Memorising music

Does anyone have any tips for memorising a piece of music? I’m working on the chanter, and am trying to memorise, by clsoing my eyes and playing a phrase at a time, over and over.

I’m having some luck, if I just let my fingers go and not think about it, but then I consciously try to think of the next notes, and stumble.

Anyone have any bright ideas?

I played the piano from kindergarten to the end of high school, and I would say that you’re going about it the right way. I’m afraid that I don’t have any really helpful tips because I learned when I was young, and now it just comes naturally.

With longer, more important, pieces though, I was encouraged to immerse myself in it - pop a copy in my discman while on the train to work, listen to it while on the computer, etc. Eventually you get to know the piece by ear, and it’s only a short time before the mind/hands follow. :slight_smile:

When I was in marching band, we had to memorize 12 minutes of music. I remember doing it by breaking it down; first page, second page, etc. Usually, I’d play through it 8-9 times, then read through it without playing it (sound it out in your head) 2-3 times. Then I’d flip the sheet over and play. It’s important to keep going as long as you can, even if you hit a few dud notes; those will come, it’s the overall phrasing to catch at first. I could usually memorize 1 page in an average 2 hour practice session. After that, its just simple repetition. Start out each of your practice blocs by reviewing what you’ve learned.

Before you ask, yes I did have rather complicated music; I was lead trombone. My last piece of advice is stay positive, as its really easy to get discouraged on difficult passages. If you really cannot get a section, leave it and come back, or you’ll get a mental block on it, and then it’s really hard to memorize properly. Do a section that you know is reasonably simpler till your confidence to try the rough part returns.

Hope this helps, as it really is rewarding when you can finally play it!

I play the Irish flute and whistles so my advice may be a little more relevant than those classical sissies :wink:

Brendan McKinney, a local Chicago piper and flutist, taught me to say the notes.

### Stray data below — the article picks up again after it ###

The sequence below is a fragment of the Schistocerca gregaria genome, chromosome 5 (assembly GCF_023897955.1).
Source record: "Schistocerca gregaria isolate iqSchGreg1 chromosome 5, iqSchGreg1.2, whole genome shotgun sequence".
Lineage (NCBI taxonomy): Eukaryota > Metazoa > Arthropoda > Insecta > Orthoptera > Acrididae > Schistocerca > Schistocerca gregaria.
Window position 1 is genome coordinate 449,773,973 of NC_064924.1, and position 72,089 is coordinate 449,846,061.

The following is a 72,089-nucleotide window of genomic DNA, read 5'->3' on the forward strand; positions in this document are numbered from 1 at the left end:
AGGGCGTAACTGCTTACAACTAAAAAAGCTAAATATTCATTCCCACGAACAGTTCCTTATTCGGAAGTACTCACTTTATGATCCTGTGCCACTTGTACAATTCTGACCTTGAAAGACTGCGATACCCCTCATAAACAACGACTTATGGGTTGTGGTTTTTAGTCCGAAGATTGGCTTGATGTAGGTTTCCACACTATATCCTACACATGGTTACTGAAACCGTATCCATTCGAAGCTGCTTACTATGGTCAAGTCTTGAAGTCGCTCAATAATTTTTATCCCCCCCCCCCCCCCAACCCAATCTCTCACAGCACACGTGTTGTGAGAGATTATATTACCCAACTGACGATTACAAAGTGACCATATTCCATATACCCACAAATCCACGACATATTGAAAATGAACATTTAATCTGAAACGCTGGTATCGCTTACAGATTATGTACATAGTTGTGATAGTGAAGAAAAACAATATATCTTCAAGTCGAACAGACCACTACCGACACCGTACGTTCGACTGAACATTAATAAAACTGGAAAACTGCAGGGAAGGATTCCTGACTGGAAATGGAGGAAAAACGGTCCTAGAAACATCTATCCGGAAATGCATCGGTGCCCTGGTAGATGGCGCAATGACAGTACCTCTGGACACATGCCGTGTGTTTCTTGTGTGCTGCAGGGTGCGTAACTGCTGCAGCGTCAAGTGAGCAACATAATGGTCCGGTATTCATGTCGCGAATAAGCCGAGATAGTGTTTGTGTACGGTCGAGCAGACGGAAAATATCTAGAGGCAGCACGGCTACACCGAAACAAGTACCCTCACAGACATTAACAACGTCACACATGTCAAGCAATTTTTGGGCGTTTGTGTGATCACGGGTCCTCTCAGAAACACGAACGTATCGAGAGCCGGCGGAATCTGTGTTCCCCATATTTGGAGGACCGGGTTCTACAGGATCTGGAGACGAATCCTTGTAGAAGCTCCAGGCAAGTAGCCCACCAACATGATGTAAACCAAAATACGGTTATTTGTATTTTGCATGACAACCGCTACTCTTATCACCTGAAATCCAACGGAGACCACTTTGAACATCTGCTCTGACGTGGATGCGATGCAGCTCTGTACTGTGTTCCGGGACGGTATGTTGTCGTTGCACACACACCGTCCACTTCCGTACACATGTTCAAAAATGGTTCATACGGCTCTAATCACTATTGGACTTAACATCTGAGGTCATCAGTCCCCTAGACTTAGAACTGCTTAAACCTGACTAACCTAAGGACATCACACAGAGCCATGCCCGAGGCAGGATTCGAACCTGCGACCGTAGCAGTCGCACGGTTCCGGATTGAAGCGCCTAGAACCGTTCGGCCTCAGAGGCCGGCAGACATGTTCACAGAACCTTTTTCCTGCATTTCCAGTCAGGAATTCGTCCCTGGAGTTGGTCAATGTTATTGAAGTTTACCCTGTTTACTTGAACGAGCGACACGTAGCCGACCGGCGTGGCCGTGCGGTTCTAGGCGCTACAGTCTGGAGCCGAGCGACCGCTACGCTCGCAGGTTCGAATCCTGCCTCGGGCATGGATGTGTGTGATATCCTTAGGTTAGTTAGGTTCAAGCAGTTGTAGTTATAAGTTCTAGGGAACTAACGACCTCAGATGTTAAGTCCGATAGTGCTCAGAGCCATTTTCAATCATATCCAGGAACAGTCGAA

By that I mean if I am trying to learn an O’Carolan or matt Molloy piece, I "diddlyei dum skidddly ei o " it till I can recite it verbatim.
The reasoning given was that you have many many more brain=mouth pathways wired than brain=fingers pathways. I am not going to debate that neurological point but it works for me. I do not read music, but after learning a tune like that, I can spot an off note like a sore thumb!
Example, I had a heck of a time with some of the tempo changes in “the Butterfly” till I tried it with this method. Now it is one of my session mainstays (and one of my favorite tunes)
Hope this helps and good luck on the pipes, I have always wanted to try the Uilleann pipes pyself.

The ONLY way I can memorize music to perform (other than having played it for months), is to memorize the actual sheet music. I have to call up a visual image and read that.

This is, of course, extremely bothersome. Especially when there is no need to memorize rather than read it in the first place.

Strangely, I have no trouble recalling how a particular piece sounds, and can “hear” songs in my head at will. But to play the music, I have to read it.

thanks for the suggestions, guys - I’ll give them a try.

The matter is now more pressing: see this thread.


“What is worn under the kilt?”

“Madam, there is nothing worn under the kilt. Everything is is perfect working order.”

Your approach is good–I recommend closing your eyes while practicing from memory. It helps you concentrate on feeling what your hands are doing. Once you have a piece well and truly memorized, you won’t remember the notes–your hands will just do the right thing at the right time with no real volition on your part.

Just two cents from another lead trombone (the other Neighbor’s Terror).

A couple things that help me:

Give all sections of the song equal time. For instance, if you try the song from the beginning, get stuck, go back to the beginning, get stuck, go back to the beginning, then firstly, you’re ignoring the rest of the song, and secondly, you’re “practicing your mistakes”. Work on the beginning for a while, then work on the middle for a while, then work on the end for a while, then next time work on the end first, then the middle, etc.

If while practicing, your goal is to play the whole tune, keep playing through to the end of the tune even if you stumble. Don’t keep stopping and going back.

Every once in a while, cover up the music and let 'er rip. You probably know the piece better than you think you do.